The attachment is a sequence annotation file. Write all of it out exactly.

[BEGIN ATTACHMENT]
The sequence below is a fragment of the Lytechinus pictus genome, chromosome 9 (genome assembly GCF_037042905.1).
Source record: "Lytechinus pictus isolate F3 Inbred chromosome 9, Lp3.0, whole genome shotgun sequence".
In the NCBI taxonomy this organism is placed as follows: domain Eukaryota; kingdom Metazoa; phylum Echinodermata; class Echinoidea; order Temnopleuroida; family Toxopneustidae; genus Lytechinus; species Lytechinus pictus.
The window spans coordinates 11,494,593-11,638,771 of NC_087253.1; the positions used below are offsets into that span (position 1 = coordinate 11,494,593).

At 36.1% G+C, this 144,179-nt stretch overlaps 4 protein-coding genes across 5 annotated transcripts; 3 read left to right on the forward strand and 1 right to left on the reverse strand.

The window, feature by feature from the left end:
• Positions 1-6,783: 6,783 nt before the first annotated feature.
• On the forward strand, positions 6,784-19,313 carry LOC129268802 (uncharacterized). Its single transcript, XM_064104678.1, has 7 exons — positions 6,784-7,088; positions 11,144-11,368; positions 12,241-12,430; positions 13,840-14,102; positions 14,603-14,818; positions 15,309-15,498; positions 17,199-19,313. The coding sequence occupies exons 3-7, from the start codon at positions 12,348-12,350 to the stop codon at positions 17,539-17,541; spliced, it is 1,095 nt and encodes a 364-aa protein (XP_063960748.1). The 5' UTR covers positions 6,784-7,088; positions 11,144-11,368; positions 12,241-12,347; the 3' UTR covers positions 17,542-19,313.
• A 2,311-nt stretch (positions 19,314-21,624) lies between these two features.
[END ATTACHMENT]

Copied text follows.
The sequence below is a fragment of the Lytechinus pictus genome, chromosome 9 (genome assembly GCF_037042905.1).
Source record: "Lytechinus pictus isolate F3 Inbred chromosome 9, Lp3.0, whole genome shotgun sequence".
In the NCBI taxonomy this organism is placed as follows: domain Eukaryota; kingdom Metazoa; phylum Echinodermata; class Echinoidea; order Temnopleuroida; family Toxopneustidae; genus Lytechinus; species Lytechinus pictus.
The window spans coordinates 11,494,593-11,638,771 of NC_087253.1; the positions used below are offsets into that span (position 1 = coordinate 11,494,593).

At 36.1% G+C, this 144,179-nt stretch overlaps 4 protein-coding genes across 5 annotated transcripts; 3 read left to right on the forward strand and 1 right to left on the reverse strand.

The window, feature by feature from the left end:
• Positions 1-6,783: 6,783 nt before the first annotated feature.
• On the forward strand, positions 6,784-19,313 carry LOC129268802 (uncharacterized). Its single transcript, XM_064104678.1, has 7 exons — positions 6,784-7,088; positions 11,144-11,368; positions 12,241-12,430; positions 13,840-14,102; positions 14,603-14,818; positions 15,309-15,498; positions 17,199-19,313. The coding sequence occupies exons 3-7, from the start codon at positions 12,348-12,350 to the stop codon at positions 17,539-17,541; spliced, it is 1,095 nt and encodes a 364-aa protein (XP_063960748.1). The 5' UTR covers positions 6,784-7,088; positions 11,144-11,368; positions 12,241-12,347; the 3' UTR covers positions 17,542-19,313.
• A 2,311-nt stretch (positions 19,314-21,624) lies between these two features.